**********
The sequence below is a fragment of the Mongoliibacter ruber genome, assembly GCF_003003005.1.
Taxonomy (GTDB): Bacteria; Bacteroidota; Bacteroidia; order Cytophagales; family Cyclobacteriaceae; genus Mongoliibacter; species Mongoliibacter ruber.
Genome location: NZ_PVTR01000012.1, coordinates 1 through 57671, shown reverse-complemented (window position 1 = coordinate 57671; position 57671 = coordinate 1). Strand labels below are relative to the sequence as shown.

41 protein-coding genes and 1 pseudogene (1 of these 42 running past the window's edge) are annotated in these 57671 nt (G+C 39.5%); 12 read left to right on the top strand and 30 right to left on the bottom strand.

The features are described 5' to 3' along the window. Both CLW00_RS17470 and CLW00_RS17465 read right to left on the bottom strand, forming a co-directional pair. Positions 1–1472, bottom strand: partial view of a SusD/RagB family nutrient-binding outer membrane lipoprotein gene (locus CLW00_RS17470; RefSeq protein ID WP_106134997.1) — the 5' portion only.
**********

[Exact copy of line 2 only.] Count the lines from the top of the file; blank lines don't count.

Taxonomy (GTDB): Bacteria; Bacteroidota; Bacteroidia; order Cytophagales; family Cyclobacteriaceae; genus Mongoliibacter; species Mongoliibacter ruber.